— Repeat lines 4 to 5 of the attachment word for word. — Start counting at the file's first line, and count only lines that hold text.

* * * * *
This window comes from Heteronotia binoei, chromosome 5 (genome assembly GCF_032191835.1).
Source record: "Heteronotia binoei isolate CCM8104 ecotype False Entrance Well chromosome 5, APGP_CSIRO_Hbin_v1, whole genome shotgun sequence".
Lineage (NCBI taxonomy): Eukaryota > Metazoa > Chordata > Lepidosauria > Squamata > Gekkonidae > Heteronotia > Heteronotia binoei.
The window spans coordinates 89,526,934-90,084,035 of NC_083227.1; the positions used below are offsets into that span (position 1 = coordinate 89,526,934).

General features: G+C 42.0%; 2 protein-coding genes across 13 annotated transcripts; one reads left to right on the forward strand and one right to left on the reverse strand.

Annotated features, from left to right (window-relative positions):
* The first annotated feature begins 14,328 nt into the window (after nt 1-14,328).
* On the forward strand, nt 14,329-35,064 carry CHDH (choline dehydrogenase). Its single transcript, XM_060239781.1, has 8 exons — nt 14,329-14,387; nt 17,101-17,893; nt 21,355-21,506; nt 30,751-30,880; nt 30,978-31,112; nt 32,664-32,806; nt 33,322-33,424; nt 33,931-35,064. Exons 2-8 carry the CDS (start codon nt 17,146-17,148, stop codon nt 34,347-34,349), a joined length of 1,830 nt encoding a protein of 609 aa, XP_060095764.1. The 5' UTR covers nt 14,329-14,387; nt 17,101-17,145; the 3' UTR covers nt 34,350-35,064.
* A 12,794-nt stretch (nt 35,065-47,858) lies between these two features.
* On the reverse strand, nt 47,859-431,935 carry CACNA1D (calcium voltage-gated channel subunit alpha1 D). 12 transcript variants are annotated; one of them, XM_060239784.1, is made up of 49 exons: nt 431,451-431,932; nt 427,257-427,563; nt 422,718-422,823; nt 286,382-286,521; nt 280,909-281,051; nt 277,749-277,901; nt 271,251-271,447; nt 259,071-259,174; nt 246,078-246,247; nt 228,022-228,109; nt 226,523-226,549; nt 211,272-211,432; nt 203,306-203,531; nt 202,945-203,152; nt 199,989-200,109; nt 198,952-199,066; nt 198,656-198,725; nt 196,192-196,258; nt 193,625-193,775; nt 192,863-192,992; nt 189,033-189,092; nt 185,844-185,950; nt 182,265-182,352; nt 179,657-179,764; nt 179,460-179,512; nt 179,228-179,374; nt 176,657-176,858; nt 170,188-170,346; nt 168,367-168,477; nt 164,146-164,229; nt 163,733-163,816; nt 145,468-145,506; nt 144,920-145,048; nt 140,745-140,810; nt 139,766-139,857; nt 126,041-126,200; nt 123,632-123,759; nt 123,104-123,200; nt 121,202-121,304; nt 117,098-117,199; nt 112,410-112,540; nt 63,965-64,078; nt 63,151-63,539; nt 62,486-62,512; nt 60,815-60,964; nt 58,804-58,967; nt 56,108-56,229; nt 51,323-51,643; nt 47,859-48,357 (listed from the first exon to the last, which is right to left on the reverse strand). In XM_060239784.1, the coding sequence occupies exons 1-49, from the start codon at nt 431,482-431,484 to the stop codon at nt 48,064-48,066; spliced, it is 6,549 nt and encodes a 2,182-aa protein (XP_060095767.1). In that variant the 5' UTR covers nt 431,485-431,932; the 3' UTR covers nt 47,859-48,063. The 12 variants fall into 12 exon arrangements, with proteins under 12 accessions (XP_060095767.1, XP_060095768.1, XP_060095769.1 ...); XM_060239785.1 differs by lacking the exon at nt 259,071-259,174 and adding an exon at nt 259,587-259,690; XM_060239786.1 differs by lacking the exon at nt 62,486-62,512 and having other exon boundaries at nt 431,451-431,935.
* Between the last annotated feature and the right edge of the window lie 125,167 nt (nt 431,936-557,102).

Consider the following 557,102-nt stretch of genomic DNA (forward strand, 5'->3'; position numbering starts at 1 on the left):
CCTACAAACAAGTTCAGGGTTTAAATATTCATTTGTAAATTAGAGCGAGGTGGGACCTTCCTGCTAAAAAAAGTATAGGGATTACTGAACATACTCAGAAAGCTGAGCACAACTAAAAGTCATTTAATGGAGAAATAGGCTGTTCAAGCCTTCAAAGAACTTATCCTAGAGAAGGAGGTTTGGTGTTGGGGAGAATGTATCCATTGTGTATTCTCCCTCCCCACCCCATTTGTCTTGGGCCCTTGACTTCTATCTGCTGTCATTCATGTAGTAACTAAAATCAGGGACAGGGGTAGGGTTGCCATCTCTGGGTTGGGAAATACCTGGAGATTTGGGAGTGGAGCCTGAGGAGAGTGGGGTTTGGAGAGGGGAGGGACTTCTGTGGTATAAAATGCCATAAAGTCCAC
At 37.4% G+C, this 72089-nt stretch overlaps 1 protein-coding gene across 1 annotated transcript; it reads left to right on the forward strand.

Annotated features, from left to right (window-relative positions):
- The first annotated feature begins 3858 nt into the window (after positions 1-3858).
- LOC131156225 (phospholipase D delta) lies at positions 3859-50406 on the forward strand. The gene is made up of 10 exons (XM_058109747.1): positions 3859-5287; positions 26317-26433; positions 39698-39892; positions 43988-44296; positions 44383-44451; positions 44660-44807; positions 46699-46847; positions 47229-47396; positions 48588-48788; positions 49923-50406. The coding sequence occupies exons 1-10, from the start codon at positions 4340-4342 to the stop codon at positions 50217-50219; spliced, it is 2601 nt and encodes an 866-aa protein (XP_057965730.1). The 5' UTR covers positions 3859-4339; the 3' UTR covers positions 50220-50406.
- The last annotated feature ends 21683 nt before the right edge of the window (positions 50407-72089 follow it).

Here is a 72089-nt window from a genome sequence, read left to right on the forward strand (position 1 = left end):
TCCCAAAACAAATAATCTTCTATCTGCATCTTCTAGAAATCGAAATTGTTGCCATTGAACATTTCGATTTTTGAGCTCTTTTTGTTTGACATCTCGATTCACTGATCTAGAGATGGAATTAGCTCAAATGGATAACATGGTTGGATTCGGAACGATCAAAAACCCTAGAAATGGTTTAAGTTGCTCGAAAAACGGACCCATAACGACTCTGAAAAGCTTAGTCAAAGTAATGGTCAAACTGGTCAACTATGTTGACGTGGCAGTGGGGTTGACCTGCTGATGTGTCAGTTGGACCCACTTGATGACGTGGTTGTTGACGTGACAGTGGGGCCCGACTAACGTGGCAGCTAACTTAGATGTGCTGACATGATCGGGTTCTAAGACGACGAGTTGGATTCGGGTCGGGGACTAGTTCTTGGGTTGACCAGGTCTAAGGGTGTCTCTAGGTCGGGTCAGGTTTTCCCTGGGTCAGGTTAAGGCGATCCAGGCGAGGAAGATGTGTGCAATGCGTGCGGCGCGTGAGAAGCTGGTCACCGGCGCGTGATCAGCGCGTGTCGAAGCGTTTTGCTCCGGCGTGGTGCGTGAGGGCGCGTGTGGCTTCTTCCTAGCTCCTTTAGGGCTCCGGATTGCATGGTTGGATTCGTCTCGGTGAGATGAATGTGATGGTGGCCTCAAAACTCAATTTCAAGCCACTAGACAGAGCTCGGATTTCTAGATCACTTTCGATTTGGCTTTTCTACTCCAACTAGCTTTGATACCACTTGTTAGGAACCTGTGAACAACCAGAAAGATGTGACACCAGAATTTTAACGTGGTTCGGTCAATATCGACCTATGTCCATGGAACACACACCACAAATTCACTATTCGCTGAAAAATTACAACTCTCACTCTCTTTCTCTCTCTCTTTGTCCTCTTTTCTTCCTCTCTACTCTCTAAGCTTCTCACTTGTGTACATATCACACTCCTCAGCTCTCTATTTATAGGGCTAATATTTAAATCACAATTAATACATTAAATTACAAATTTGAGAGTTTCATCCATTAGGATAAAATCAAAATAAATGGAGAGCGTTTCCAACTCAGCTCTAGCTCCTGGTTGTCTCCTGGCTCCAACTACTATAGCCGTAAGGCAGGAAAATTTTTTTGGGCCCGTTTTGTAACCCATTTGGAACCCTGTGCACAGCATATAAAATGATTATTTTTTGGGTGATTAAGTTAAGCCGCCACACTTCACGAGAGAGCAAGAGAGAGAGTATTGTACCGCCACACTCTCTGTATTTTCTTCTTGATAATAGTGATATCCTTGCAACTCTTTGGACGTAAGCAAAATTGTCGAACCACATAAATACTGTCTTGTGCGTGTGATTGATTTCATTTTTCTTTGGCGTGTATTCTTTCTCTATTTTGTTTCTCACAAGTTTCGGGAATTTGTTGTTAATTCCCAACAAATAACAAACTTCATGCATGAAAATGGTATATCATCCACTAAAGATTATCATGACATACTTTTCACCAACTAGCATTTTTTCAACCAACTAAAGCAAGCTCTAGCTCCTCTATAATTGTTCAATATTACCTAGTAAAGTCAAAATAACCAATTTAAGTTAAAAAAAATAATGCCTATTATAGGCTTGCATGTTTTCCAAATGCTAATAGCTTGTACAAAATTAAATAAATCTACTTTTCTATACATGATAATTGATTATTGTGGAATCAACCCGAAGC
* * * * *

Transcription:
The window spans coordinates 89,526,934-90,084,035 of NC_083227.1; the positions used below are offsets into that span (position 1 = coordinate 89,526,934).

General features: G+C 42.0%; 2 protein-coding genes across 13 annotated transcripts; one reads left to right on the forward strand and one right to left on the reverse strand.